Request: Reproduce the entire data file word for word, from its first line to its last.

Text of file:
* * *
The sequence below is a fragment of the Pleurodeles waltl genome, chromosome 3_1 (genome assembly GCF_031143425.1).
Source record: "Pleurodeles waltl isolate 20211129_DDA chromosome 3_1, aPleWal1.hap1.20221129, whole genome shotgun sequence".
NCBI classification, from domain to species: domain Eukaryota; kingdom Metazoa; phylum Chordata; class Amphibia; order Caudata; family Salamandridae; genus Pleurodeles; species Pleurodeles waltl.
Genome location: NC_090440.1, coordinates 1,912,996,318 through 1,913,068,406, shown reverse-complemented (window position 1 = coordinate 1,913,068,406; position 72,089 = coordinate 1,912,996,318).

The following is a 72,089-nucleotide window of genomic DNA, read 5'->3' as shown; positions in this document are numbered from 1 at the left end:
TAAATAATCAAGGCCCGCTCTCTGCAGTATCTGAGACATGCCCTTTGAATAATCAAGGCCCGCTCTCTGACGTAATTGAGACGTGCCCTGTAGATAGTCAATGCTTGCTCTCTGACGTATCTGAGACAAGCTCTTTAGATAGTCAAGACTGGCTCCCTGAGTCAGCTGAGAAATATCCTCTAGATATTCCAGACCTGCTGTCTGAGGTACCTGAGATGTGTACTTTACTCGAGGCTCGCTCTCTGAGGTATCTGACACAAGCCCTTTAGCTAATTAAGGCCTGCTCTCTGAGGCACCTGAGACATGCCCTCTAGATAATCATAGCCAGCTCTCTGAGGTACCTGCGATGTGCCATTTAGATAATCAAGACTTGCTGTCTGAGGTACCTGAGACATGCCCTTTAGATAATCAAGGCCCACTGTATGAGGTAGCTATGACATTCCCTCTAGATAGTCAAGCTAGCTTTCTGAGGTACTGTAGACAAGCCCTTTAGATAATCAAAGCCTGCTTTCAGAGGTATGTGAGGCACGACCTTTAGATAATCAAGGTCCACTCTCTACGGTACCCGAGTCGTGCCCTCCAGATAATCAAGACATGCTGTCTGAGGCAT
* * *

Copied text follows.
The sequence below is a fragment of the Pleurodeles waltl genome, chromosome 3_1 (genome assembly GCF_031143425.1).
Source record: "Pleurodeles waltl isolate 20211129_DDA chromosome 3_1, aPleWal1.hap1.20221129, whole genome shotgun sequence".
NCBI classification, from domain to species: domain Eukaryota; kingdom Metazoa; phylum Chordata; class Amphibia; order Caudata; family Salamandridae; genus Pleurodeles; species Pleurodeles waltl.
Genome location: NC_090440.1, coordinates 1,912,996,318 through 1,913,068,406, shown reverse-complemented (window position 1 = coordinate 1,913,068,406; position 72,089 = coordinate 1,912,996,318).

The following is a 72,089-nucleotide window of genomic DNA, read 5'->3' as shown; positions in this document are numbered from 1 at the left end:
TAAATAATCAAGGCCCGCTCTCTGCAGTATCTGAGACATGCCCTTTGAATAATCAAGGCCCGCTCTCTGACGTAATTGAGACGTGCCCTGTAGATAGTCAATGCTTGCTCTCTGACGTATCTGAGACAAGCTCTTTAGATAGTCAAGACTGGCTCCCTGAGTCAGCTGAGAAATATCCTCTAGATATTCCAGACCTGCTGTCTGAGGTACCTGAGATGTGTACTTTACTCGAGGCTCGCTCTCTGAGGTATCTGACACAAGCCCTTTAGCTAATTAAGGCCTGCTCTCTGAGGCACCTGAGACATGCCCTCTAGATAATCATAGCCAGCTCTCTGAGGTACCTGCGATGTGCCATTTAGATAATCAAGACTTGCTGTCTGAGGTACCTGAGACATGCCCTTTAGATAATCAAGGCCCACTGTATGAGGTAGCTATGACATTCCCTCTAGATAGTCAAGCTAGCTTTCTGAGGTACTGTAGACAAGCCCTTTAGATAATCAAAGCCTGCTTTCAGAGGTATGTGAGGCACGACCTTTAGATAATCAAGGTCCACTCTCTACGGTACCCGAGTCGTGCCCTCCAGATAATCAAGACATGCTGTCTGAGGCAT